Please, click here to read this article in pdf format: august-18-2010 We hesitated about writing yesterday or today, but write we must. Indeed, we find it hard to understand how investor, markets, can have doubts as to what it is to come. The road the Fed has taken is a one-way only, and there [...]
Please, click here to read this article in pdf format: august-18-2010
We hesitated about writing yesterday or today, but write we must. Indeed, we find it hard to understand how investor, markets, can have doubts as to what it is to come. The road the Fed has taken is a one-way only, and there is no return. Hundreds of books have been written about the current situation the world is in and many countries in the developing world have already gone through a similar experience, not too long ago.
Why doubt about gold’s potential in this environment? Perhaps because stocks are first in line, to receive the flow of money that is about to be printed. Just like in 2009? No, not necessarily. Back then, we had very depressed asset prices. The upside today is not so visible.
Yesterday, the Euro gained a bit of what had been lost in the past week, on the positive news of Ireland’s EUR1.5BN auction for a 2014/20 refinancing. Euro zone sovereign spreads tightened and this opened the door for the rally in stocks. However, as we have repeatedly written, the weakness of the Euro is based on the weak institutional foundation of the currency zone. As a clear example, while we are all watching with interest the peripherals’ debt auctions vs. today’s 10yr Bund, most will not have noticed on Tuesday that President Obama signed HR 1586, providing $26BN to states with liquidity problems, and extending to Jun/11 Medicaid’s temporary enhanced Federal Medical Assistance Percentage. That’s right, while we all pay attention to how different Euro zone members perform fiscally (pretty uneven, by the way) and in the debt markets, we all find solace in the unified bond market that Treasuries represent. Europe lacks it and is paying dearly for it. Growth differentials, interest rate differentials may only matter temporarily, as the July Euro rally proved. The trend is defined by the institutional weakness.
Along with gold, the Japanese Yen makes also an interesting story these days. You won’t find anyone who will not tell you it is overvalued and yet, it keeps strengthening. Is it truly USD weakness after all? How can we justify weakness in a fiat currency, when its sovereign debt is so demanded?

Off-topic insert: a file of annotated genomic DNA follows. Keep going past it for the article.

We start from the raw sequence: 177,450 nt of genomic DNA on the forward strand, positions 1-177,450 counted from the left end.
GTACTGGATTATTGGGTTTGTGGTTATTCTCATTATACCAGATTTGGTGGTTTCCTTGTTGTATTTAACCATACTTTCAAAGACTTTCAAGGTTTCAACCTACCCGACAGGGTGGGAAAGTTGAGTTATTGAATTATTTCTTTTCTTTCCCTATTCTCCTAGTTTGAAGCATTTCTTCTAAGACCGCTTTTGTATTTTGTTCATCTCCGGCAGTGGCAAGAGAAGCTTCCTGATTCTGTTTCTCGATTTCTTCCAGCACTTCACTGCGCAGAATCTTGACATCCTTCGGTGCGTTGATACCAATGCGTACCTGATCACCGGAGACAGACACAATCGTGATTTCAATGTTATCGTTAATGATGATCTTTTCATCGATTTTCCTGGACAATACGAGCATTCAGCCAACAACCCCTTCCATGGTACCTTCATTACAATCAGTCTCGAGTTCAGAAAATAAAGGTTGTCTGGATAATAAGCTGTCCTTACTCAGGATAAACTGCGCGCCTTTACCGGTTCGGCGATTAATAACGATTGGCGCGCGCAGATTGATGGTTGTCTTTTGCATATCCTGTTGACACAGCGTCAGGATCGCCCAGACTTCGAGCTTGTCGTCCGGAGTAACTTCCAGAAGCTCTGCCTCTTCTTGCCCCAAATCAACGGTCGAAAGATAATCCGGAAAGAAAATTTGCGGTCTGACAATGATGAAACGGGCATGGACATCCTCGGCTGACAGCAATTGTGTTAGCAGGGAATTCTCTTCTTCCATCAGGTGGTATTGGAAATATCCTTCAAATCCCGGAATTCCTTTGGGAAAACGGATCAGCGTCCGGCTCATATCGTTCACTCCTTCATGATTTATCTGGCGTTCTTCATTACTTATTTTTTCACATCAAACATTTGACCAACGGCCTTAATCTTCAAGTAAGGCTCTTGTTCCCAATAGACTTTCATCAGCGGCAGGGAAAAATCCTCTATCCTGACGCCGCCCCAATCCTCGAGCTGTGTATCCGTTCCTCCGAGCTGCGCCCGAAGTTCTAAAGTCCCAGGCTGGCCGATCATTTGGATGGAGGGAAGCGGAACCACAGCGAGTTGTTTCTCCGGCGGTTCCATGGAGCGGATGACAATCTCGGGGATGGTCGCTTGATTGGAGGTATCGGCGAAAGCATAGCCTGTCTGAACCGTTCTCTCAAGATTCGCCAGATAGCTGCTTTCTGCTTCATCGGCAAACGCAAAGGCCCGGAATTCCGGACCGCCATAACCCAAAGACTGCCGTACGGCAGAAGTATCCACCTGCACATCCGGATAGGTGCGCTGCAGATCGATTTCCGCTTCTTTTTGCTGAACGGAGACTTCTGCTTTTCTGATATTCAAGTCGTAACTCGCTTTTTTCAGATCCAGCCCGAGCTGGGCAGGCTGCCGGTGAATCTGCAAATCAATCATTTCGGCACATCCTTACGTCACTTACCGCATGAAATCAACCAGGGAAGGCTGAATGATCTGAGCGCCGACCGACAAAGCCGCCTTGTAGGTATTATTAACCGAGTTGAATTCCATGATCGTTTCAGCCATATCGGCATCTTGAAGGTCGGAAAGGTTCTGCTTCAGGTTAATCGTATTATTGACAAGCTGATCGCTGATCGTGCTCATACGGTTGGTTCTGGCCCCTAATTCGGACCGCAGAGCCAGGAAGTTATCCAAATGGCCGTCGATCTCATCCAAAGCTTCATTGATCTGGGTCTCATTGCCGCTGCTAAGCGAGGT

On the other hand, those who still see a double dip in the horizon base their forecast on a double dip in the US housing market. Yet, when stocks rise, the resources and materials sector seem to lead and most monetary policy is specifically addressed towards the housing market. Why not base the double dip on a sovereign crisis in the US? Did the government not assume the private sector’s liabilities last year? And if indeed the double dip is finally triggered by a sovereign crisis, why not bet on the sure thing? Why bet on precious metals rather than short Treasuries? The collapse of the Treasuries market looks more certain than the rise in the price of gold. The collapse of Treasuries will precede and fuel the rally in gold and gold shall only rally if it rallies against all currencies, we think. But first, capital must flee from government debt and only then, among other alternatives, it can chose to go to gold. Last comment on gold: Yesterday we noticed that gold lost $4/oz after the announcement of Potash’s unsolicited takeover by BHP Billiton. That was a commodity bullish news and yet gold did not rally nor remained unchanged. It dropped. That was indeed interesting.
As you can see, we have more questions than answers this week. But we are certain that if the recovery holds, it will only do so at the expense of a stable/growing supply of money and that no exit strategy will be achievable by any serious central bank. The growth rate in money supply will be incorporated to the market’s collective expectation on the liquidity picture and any deviation from this path will be painful and politically expensive. With this macro backdrop, although counter intuitive, we can see a weak Euro, a timid appreciation in gold and commodity currencies, massive curve/relative value trades in sovereign debt and stable volatility levels. We can also expect stocks to trade range-bound, in the absence of a clear catalyst to shoot them above their 200-day moving average or way below it. In corporate credit, the spread compression picture should hold and we should not be surprised if we see another wave of refinancings to mitigate liquidity risk.